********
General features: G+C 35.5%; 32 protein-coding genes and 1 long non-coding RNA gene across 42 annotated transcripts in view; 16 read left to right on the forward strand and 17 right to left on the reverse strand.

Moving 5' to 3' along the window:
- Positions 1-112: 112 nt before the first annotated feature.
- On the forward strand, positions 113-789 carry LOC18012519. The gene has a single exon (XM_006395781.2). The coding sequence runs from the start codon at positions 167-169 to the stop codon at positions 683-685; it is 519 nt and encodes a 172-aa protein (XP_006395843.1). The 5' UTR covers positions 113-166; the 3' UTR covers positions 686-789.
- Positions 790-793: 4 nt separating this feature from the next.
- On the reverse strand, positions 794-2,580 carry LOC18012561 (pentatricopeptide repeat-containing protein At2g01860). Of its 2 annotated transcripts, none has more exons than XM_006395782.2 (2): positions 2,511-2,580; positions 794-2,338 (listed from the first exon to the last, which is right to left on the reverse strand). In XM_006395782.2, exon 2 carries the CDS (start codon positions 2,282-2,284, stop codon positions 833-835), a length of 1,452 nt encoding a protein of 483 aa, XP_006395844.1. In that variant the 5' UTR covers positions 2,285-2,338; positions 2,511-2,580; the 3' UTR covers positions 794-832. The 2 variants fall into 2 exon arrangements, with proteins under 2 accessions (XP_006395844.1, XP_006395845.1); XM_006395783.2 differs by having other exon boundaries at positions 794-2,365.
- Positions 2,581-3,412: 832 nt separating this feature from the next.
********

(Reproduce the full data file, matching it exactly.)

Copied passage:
General features: G+C 35.5%; 32 protein-coding genes and 1 long non-coding RNA gene across 42 annotated transcripts in view; 16 read left to right on the forward strand and 17 right to left on the reverse strand.

Moving 5' to 3' along the window:
- Positions 1-112: 112 nt before the first annotated feature.
- On the forward strand, positions 113-789 carry LOC18012519. The gene has a single exon (XM_006395781.2). The coding sequence runs from the start codon at positions 167-169 to the stop codon at positions 683-685; it is 519 nt and encodes a 172-aa protein (XP_006395843.1). The 5' UTR covers positions 113-166; the 3' UTR covers positions 686-789.
- Positions 790-793: 4 nt separating this feature from the next.
- On the reverse strand, positions 794-2,580 carry LOC18012561 (pentatricopeptide repeat-containing protein At2g01860). Of its 2 annotated transcripts, none has more exons than XM_006395782.2 (2): positions 2,511-2,580; positions 794-2,338 (listed from the first exon to the last, which is right to left on the reverse strand). In XM_006395782.2, exon 2 carries the CDS (start codon positions 2,282-2,284, stop codon positions 833-835), a length of 1,452 nt encoding a protein of 483 aa, XP_006395844.1. In that variant the 5' UTR covers positions 2,285-2,338; positions 2,511-2,580; the 3' UTR covers positions 794-832. The 2 variants fall into 2 exon arrangements, with proteins under 2 accessions (XP_006395844.1, XP_006395845.1); XM_006395783.2 differs by having other exon boundaries at positions 794-2,365.
- Positions 2,581-3,412: 832 nt separating this feature from the next.